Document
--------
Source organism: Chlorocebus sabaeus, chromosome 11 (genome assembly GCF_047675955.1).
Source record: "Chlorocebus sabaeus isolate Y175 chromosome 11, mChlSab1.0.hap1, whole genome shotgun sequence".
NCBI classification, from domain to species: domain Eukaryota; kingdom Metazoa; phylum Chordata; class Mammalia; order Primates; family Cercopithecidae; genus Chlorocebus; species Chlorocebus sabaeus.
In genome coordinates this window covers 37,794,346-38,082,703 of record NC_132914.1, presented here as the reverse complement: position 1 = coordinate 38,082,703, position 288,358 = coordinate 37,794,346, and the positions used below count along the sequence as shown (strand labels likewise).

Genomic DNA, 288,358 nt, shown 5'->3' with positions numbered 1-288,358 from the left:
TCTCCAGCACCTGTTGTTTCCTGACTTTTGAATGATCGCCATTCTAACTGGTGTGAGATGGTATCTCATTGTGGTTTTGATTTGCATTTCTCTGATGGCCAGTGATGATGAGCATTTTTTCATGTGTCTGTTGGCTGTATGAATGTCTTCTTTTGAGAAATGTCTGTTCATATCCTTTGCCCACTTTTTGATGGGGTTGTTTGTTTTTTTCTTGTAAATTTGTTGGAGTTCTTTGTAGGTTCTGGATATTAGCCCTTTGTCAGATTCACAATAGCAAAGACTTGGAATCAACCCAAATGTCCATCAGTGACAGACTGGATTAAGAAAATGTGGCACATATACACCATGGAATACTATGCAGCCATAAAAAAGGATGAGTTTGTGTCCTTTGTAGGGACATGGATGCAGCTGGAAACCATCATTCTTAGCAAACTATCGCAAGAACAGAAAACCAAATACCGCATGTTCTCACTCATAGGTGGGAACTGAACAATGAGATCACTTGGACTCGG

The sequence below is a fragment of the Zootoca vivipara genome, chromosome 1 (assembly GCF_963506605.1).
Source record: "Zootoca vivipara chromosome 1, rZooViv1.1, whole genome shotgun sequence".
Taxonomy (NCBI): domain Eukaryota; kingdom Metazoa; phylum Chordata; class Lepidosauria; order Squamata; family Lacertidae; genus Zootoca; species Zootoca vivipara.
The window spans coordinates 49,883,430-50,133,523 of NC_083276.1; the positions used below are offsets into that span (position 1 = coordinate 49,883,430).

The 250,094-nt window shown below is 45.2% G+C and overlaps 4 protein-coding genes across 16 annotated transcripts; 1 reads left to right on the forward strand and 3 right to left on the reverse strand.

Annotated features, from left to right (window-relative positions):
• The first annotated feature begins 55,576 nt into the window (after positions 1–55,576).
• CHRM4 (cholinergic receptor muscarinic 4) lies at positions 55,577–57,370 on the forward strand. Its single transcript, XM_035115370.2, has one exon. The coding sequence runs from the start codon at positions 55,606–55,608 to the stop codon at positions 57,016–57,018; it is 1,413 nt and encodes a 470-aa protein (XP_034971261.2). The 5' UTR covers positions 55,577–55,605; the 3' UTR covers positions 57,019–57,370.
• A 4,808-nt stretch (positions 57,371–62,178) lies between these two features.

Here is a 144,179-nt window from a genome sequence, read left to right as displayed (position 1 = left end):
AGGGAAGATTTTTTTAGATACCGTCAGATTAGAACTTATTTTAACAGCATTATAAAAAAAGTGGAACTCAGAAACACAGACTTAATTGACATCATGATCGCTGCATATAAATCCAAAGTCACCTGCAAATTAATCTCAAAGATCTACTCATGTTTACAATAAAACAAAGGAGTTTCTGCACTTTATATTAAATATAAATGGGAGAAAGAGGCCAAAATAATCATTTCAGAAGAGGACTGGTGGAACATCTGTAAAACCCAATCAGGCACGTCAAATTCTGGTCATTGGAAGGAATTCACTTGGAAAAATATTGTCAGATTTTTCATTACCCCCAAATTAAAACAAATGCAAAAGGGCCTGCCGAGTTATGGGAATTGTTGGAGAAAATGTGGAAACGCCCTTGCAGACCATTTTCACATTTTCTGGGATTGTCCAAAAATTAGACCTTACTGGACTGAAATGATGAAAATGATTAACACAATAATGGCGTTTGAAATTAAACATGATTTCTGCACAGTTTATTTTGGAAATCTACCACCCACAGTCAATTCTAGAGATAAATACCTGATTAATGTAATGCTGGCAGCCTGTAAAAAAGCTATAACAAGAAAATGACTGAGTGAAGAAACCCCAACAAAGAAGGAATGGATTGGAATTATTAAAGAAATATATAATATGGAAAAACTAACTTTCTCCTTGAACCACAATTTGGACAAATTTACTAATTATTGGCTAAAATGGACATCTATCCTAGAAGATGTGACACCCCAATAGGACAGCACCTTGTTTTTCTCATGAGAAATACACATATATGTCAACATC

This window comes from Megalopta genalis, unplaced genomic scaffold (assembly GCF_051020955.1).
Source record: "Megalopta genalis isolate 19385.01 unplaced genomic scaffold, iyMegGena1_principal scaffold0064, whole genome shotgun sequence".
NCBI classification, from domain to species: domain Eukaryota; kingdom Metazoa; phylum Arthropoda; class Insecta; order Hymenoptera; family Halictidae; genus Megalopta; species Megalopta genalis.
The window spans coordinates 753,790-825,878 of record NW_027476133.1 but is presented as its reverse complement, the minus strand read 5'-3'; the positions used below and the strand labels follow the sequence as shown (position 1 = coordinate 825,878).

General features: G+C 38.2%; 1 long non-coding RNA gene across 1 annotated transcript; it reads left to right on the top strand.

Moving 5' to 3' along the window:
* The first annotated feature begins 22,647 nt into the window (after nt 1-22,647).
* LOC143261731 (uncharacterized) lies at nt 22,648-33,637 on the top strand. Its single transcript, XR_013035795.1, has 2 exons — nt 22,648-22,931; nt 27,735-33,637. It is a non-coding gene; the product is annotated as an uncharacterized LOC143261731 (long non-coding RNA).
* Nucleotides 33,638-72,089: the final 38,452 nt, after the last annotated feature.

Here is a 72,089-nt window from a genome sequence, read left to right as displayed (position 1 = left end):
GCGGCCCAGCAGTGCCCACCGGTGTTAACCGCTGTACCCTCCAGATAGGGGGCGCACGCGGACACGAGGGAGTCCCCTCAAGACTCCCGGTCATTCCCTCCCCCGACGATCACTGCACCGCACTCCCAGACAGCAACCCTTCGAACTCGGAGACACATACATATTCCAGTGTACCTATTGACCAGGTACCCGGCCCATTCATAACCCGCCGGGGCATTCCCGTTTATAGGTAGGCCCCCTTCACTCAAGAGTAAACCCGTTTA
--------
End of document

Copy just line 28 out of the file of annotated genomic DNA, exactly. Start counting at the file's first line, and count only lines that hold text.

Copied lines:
GCGGCCCAGCAGTGCCCACCGGTGTTAACCGCTGTACCCTCCAGATAGGGGGCGCACGCGGACACGAGGGAGTCCCCTCAAGACTCCCGGTCATTCCCTCCCCCGACGATCACTGCACCGCACTCCCAGACAGCAACCCTTCGAACTCGGAGACACATACATATTCCAGTGTACCTATTGACCAGGTACCCGGCCCATTCATAACCCGCCGGGGCATTCCCGTTTATAGGTAGGCCCCCTTCACTCAAGAGTAAACCCGTTTA